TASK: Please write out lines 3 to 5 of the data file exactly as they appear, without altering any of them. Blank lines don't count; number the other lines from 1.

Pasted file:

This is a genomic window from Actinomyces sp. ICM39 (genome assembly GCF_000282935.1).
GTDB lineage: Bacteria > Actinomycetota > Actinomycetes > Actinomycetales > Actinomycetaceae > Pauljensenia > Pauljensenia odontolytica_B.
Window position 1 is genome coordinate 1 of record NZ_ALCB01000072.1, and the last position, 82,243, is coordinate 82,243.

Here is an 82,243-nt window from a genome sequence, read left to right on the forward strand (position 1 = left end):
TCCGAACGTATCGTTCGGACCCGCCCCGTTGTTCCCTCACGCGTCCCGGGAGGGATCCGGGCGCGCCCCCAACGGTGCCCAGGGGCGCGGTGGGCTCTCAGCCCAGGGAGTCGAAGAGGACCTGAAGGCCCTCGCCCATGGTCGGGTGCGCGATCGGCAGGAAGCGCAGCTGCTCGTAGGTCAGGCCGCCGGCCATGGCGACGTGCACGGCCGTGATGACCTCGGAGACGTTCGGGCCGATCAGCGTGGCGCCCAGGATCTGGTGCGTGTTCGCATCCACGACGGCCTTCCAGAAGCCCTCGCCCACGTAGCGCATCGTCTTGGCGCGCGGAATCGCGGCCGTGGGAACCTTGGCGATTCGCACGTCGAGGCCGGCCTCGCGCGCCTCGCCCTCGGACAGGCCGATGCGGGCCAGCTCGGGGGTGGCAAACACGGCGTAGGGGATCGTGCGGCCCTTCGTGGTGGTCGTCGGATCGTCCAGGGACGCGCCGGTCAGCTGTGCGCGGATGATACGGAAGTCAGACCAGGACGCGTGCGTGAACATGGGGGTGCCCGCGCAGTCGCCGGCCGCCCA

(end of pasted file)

Window position 1 is genome coordinate 1 of record NZ_ALCB01000072.1, and the last position, 82,243, is coordinate 82,243.

Here is an 82,243-nt window from a genome sequence, read left to right on the forward strand (position 1 = left end):
TCCGAACGTATCGTTCGGACCCGCCCCGTTGTTCCCTCACGCGTCCCGGGAGGGATCCGGGCGCGCCCCCAACGGTGCCCAGGGGCGCGGTGGGCTCTCAGCCCAGGGAGTCGAAGAGGACCTGAAGGCCCTCGCCCATGGTCGGGTGCGCGATCGGCAGGAAGCGCAGCTGCTCGTAGGTCAGGCCGCCGGCCATGGCGACGTGCACGGCCGTGATGACCTCGGAGACGTTCGGGCCGATCAGCGTGGCGCCCAGGATCTGGTGCGTGTTCGCATCCACGACGGCCTTCCAGAAGCCCTCGCCCACGTAGCGCATCGTCTTGGCGCGCGGAATCGCGGCCGTGGGAACCTTGGCGATTCGCACGTCGAGGCCGGCCTCGCGCGCCTCGCCCTCGGACAGGCCGATGCGGGCCAGCTCGGGGGTGGCAAACACGGCGTAGGGGATCGTGCGGCCCTTCGTGGTGGTCGTCGGATCGTCCAGGGACGCGCCGGTCAGCTGTGCGCGGATGATACGGAAGTCAGACCAGGACGCGTGCGTGAACATGGGGGTGCCCGCGCAGTCGCCGGCCGCCCA